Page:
Michael Blazek, an out-of-work financial analyst who's visually impaired, has one way to confront hiring managers' questions about whether he can do the job. He brings his tools to the interview.
Small enough to fit in his suit pockets, they include a magnifying glass, a monocular he uses to look at projections on a wall and an electronic magnifier that can blow up images 16 times. He also has a laptop with a magnifying program and closed-caption TV technology that allows him to work on spreadsheets.
"The company will not have to pay for anything," said Blazek, 47, of Irving, who nearly two years ago lost his job at a major telecommunications company after more than 20 years of moving up the ladder there.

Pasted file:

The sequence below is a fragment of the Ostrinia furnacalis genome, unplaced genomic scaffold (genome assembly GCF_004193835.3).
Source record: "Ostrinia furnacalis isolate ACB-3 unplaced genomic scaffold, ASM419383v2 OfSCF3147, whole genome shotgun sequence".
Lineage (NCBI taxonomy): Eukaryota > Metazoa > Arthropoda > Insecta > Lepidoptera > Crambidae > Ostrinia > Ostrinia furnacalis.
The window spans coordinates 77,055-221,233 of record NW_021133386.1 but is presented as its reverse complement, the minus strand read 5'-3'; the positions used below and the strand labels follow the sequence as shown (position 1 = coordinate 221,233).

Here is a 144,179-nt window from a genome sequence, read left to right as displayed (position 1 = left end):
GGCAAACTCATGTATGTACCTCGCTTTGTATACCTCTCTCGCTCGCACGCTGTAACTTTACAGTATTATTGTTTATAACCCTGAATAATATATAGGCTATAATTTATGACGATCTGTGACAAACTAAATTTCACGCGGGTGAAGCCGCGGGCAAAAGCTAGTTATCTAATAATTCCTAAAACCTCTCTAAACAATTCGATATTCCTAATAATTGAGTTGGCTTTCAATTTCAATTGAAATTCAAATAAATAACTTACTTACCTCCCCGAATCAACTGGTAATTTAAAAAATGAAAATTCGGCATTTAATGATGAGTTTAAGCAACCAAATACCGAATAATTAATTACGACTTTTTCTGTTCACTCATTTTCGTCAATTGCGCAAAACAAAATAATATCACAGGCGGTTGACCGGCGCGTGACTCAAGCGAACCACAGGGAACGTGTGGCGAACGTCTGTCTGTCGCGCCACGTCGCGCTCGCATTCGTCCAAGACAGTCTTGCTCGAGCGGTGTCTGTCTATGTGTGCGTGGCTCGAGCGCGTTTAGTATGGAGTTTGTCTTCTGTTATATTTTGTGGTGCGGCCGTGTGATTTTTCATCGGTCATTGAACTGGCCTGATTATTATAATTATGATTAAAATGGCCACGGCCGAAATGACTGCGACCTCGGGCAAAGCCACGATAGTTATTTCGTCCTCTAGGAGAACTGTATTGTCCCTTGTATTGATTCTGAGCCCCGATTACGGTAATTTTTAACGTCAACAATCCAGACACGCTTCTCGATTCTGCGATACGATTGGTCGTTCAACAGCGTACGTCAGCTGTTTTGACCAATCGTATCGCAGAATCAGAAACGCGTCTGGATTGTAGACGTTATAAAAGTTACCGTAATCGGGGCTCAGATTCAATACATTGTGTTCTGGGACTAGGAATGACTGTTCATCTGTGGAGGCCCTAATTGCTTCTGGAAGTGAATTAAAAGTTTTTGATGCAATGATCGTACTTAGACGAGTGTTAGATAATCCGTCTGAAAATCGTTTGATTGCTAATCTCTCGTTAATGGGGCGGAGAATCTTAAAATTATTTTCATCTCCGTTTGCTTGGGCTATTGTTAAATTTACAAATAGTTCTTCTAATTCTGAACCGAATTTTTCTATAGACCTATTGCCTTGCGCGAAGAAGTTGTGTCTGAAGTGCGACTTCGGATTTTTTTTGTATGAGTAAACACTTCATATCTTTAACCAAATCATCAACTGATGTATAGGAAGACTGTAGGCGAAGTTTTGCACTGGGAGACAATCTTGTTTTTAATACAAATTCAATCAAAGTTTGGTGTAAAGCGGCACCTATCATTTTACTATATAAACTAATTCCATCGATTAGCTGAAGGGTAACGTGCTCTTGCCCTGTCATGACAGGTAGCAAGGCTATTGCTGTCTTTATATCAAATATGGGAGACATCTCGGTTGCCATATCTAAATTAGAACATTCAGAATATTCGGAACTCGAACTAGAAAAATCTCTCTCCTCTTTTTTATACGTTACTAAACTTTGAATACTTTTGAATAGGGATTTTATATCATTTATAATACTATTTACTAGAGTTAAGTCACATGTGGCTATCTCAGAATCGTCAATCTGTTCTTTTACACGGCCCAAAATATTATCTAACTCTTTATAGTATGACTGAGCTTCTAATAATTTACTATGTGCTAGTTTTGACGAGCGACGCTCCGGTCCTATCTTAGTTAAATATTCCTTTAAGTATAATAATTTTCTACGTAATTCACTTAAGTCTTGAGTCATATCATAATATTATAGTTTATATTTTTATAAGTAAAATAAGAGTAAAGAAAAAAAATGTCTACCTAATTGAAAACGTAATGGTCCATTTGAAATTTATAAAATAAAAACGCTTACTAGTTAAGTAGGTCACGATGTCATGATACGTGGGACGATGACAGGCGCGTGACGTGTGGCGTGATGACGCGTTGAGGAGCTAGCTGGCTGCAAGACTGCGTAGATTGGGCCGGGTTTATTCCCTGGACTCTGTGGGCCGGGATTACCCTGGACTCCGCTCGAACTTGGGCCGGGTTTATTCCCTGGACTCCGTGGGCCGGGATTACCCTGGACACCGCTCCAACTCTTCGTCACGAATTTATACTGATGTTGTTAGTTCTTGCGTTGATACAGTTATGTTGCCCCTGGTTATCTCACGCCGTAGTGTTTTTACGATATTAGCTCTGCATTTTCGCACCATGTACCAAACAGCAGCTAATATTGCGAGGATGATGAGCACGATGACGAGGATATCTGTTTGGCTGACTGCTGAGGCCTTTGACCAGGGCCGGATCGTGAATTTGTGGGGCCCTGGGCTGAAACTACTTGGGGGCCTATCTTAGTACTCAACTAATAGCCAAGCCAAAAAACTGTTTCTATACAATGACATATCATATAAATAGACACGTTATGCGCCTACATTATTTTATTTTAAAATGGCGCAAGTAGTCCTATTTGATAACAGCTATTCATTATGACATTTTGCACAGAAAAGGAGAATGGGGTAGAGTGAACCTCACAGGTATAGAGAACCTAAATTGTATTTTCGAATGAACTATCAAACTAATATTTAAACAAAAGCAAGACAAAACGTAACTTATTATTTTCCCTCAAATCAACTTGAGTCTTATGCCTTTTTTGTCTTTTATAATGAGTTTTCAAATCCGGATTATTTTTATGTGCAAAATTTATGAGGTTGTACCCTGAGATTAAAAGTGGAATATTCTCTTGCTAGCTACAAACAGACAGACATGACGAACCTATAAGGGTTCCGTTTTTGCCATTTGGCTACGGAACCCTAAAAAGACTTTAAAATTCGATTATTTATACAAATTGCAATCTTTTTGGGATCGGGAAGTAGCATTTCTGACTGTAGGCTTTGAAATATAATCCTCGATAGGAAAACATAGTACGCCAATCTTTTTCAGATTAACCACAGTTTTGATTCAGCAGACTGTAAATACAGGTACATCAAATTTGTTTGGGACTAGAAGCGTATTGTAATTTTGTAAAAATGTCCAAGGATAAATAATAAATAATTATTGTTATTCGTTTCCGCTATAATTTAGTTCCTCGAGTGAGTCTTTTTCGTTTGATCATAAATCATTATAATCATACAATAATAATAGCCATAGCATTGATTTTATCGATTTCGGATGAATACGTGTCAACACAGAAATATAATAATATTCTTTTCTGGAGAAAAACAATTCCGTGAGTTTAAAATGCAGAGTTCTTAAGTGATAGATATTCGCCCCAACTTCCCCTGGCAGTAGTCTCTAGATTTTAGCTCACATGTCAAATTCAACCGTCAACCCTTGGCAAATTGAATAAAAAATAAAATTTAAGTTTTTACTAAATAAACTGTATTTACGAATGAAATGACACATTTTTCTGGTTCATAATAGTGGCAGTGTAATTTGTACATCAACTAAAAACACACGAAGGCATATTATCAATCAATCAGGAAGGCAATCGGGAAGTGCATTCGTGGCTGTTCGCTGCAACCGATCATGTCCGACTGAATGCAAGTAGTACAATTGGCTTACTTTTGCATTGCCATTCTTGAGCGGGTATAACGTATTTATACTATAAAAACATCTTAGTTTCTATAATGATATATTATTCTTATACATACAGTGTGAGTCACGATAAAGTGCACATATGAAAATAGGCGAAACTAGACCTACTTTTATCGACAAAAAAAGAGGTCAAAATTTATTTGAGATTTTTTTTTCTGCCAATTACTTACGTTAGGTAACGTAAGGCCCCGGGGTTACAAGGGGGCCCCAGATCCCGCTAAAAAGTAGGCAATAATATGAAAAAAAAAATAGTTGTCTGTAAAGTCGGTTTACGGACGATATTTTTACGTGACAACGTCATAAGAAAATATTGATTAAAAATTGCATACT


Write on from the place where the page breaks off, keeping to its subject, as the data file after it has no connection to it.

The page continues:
The questions of how well they can perform and what accommodations employers might have to make are big elephants in the room for disabled job-seekers, but they aren’t the only issues. While the downturn might be easing, it’s worse for job-seekers with disabilities than just about any other segment of the work force. An estimated 13.8 percent of disabled job-seekers were unemployed in December, nearly 4 points higher than the work force overall, federal data showed.
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